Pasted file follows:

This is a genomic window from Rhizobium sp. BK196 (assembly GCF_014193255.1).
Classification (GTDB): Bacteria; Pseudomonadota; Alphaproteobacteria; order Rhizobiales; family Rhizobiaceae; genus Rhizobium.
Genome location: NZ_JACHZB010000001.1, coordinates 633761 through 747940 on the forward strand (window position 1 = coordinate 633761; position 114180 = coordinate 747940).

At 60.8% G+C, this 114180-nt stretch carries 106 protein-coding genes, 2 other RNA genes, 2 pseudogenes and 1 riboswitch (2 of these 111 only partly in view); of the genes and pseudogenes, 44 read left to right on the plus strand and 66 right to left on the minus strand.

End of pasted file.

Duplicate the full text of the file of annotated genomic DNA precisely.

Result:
This is a genomic window from Rhizobium sp. BK196 (assembly GCF_014193255.1).
Classification (GTDB): Bacteria; Pseudomonadota; Alphaproteobacteria; order Rhizobiales; family Rhizobiaceae; genus Rhizobium.
Genome location: NZ_JACHZB010000001.1, coordinates 633761 through 747940 on the forward strand (window position 1 = coordinate 633761; position 114180 = coordinate 747940).

At 60.8% G+C, this 114180-nt stretch carries 106 protein-coding genes, 2 other RNA genes, 2 pseudogenes and 1 riboswitch (2 of these 111 only partly in view); of the genes and pseudogenes, 44 read left to right on the plus strand and 66 right to left on the minus strand.